After the initial post-operative phase none of the patients had diarrhea. Figure 3 displays a comparison of the 3 consecutive tests with the WMC in 1 patient.

Discussion

This article documents the ability of the WMC to identify the surgically created (non-physiological) ICJ after a right colectomy. However, as already described by Wang et al. the automatic identification of the ICJ by the computer seems to be too simplified and therefore often fails to recognize the ICJ.10 The number of ICJs identified by the computer is not higher prior to surgery than it is 6 months after, indicating that this is independent of the procedure. The physician confirmed values, though, based on the stereotypical changes in the pH-profile seem to be much more reliable. Even after surgery, we find the same curve with the same pH-fall around the ileocolic region that Zarate et al11 described in their validation of the WMC. This is clearly visible in Figure 3. In our study, the inter-rater reliability between the 2 independent physicians is very high, expressed by an ICC of 0.99 both before and 6 months after surgery. However, 3 weeks after surgery the stereotypical pH-profile (the graph displayed by the software) often is somewhat disturbed, making the identification of the ICJ more difficult. The duration of the pH-drop appears to be longer, and the magnitude smaller. Even though the differences were too small to be significant in our small sample, the trend is clear. The delicate mechanism of the ICJ seems to be disrupted leading to longer times for chyme transit through the non-physiological and surgically created ICJ, and in addition possible regurgitation. Nonetheless, the ICC between the physicians on the examination 3 weeks after the operation was still relatively high (0.91). The 6 month curve indicates similar function as before surgery implicating a possible compensatory mechanism that is not valve related.

It is known that up to 15% of subjects fail to show a characteristic sharp fall in pH at the ICJ.11 Zarate et al11 wondered if this is related to ileocolic valve competence. Roland et al6 found an association between a low pressure prior to the ICJ and small intestinal bacterial overgrowth. They suggested that a low pressure indicates lack of valve competence. These changes concerning the characteristic pH drop or the pressure prior to the ICJ when the ileocecal valve is surgically removed are not confirmed in our study. Our present data indicate that the valve competence cannot be assessed using the WMC. The slightly altered pH-profile in the early post-operative period might also be related to a disturbance of the bacterial colonization in the colon and possibly also to bacterial growth in the small intestine due to stagnation of the chyme in the first days after the operation.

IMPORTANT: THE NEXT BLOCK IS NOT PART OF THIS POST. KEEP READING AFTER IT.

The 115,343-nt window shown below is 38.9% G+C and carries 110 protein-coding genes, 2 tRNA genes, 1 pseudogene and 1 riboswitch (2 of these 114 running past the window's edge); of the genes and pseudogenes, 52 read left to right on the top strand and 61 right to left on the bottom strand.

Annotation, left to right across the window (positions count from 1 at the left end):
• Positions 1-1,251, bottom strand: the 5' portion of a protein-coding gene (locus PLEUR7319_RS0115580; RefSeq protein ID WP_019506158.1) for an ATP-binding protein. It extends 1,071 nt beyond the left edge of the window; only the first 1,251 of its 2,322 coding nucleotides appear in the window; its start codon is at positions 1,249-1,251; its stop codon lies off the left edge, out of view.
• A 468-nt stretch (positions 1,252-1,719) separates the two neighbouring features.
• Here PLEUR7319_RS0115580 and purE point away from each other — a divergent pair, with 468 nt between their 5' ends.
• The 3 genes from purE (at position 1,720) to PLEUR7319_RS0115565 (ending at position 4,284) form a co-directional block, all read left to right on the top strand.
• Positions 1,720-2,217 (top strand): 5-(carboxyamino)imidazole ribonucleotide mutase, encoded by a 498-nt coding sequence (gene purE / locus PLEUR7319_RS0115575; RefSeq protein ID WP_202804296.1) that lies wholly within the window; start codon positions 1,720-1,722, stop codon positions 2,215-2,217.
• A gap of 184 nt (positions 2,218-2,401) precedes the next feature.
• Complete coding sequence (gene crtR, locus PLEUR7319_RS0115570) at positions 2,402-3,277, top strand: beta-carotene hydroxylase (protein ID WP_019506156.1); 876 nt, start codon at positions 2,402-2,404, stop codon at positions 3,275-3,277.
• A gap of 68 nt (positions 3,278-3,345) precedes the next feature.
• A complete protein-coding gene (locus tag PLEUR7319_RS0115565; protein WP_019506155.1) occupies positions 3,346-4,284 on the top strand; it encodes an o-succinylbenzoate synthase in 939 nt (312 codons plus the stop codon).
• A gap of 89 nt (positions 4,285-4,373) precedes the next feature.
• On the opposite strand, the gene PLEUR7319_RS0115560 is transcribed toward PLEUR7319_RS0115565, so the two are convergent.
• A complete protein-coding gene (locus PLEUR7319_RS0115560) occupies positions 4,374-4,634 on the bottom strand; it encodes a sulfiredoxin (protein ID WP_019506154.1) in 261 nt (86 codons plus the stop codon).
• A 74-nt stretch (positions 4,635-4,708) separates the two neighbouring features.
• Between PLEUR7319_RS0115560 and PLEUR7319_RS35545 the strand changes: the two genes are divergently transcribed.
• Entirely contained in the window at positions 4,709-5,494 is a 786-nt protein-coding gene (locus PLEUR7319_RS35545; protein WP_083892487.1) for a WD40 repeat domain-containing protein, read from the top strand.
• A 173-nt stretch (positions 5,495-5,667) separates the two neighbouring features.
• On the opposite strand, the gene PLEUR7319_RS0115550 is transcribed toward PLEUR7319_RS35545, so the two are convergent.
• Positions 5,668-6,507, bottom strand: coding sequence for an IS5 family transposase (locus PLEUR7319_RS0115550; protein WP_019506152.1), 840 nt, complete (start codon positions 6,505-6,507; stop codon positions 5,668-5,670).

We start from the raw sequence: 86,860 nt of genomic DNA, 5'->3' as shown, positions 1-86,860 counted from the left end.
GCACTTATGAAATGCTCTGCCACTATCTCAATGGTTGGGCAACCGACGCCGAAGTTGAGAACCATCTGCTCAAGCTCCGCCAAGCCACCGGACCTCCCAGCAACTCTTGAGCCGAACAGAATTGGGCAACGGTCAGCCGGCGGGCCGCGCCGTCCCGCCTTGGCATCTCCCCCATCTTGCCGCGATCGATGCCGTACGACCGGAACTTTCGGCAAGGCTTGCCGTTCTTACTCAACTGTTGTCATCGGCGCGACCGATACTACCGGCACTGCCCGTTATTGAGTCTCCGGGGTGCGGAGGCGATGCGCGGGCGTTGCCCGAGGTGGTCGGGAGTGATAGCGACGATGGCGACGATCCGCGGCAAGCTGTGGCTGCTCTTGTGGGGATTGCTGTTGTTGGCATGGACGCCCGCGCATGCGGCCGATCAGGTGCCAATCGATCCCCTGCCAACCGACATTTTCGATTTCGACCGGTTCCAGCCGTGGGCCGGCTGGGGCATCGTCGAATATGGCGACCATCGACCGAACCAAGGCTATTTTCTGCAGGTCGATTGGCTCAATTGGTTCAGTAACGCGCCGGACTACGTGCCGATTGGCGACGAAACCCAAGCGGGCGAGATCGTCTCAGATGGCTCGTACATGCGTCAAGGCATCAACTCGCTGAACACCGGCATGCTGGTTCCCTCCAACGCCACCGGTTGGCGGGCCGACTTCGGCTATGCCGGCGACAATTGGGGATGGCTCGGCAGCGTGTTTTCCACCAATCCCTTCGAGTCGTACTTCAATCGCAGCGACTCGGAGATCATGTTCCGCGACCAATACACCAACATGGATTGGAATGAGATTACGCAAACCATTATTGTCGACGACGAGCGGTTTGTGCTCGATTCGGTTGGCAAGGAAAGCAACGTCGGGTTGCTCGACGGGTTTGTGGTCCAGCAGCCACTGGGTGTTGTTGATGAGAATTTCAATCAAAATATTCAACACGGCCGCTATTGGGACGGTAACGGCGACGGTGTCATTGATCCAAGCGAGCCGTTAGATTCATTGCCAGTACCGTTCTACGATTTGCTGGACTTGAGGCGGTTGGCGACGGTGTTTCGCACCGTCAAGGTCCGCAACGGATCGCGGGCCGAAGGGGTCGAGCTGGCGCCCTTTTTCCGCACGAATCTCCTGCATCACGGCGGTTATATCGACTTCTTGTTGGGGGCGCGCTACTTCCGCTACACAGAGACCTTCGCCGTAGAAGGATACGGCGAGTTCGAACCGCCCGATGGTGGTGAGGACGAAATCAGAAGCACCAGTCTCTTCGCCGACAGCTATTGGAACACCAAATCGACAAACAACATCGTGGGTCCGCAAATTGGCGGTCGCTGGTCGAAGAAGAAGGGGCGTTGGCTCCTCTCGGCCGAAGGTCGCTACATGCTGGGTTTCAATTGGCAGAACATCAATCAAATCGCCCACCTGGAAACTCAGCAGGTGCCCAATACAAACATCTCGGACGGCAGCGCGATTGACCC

Some authors emphasize that the anatomy and physiology of the most terminal part of the ileum differ from the rest, rendering it a sphincter.13 One can question if the “neoterminal” ileum created after surgery is functionally comparable to the physiological terminal ileum. Nevertheless, the limited small bowel resection (median length 11 cm) diminishes the importance of this question. One could also argue that the extended D3 mesenterectomy (which entails a more extensive mesenterectomy than at standard surgery7,8) could affect the contractility. The lack of a significant change in mean and high pressure in the small bowel 6 months after surgery makes this explanation unlikely.

The strength of this study is in the prospective data collection and the fact that every patient represents his own control, such a paired design excludes personal variation, in this way providing a firm groundwork for the conclusions drawn. A potential weakness is the low number of patients, as well as the fact that one-third of the patients were excluded from the analysis.

In conclusion, the WMC can identify the ICJ after a right colectomy. The accuracy is, however, somewhat reduced in the initial post-operative phase, due to a slightly disturbed pH-profile. ICJ valve competence cannot be assessed through the WMC.

Figures
Fig. 1. Time (minutes) from pill activation to the ileocolic junction (ICJ) determined by Y.T. (x-axis) and the corresponding values determined by D.I. and the computer (y-axis). In both the first and the last graph one outlier (due to gastroparesis) with a very long time from activation to ICJ was excluded from the graph (but not from the results).
Fig. 2. Boxplot presenting the highest pressure (mmHg) over a 4-minute window prior to the characteristic pH-drop at the ileocolic junction.
Fig. 3. The 3 consecutive examinations in 1 patient. (A) The pre-operative test demonstrating the stereotypical pattern. After gastric emptying, the pH rises abruptly for at least 2 pH-units and continues to climb until it reaches a plateau. At the end of the plateau, a sudden pH-fall occurs when the capsule passes over from the ileum into the colon. After the ileocolic junction, we see an irregular pH-pattern, which is very typical for the colon. (B) Three weeks after surgery the same characteristic pattern is present. In this patient, the pH-drop is little affected. The colon transit time is reduced by about one-third. The small bowel transit time is only slightly reduced. (C) Six months after surgery the small bowel transit time is normalized. The pH drop is still clearly visible and the colon transit time is reduced.
Tables

Independent Identification of the Ileocolic Junction by the Computer and the 2 Raters

ICJ (n) Exams (n)

PC Y.T. D.I.
Pre-operative ICJa found: 9 13 13 13
ICJb deviation: 2 0 0
3 wk after surgery ICJa found: 8 13 13 13
ICJb deviation: 1 1 1
6 mo after surgery ICJa found: 10 13 13 13
ICJb deviation: 3 0 0
All exams ICJa found: 27 39 39 39
ICJb deviation: 6 1 1

Ileocolic junction (ICJ) found by: the computer (PC), Y.T., and D.I.

ICJ deviating more than 10 minutes from the other 2 raters.

Exams, examinations.


Correlation Between the Ileocolic Junctions Found by the 2 Raters

ICC (Y.T.-D.I.) Mean difference (min)
Pre-operative 0.99 1.58
3 wk after surgery 0.91 6.30
6 mo after surgery 0.99 −0.33

ICC, intra class correlation.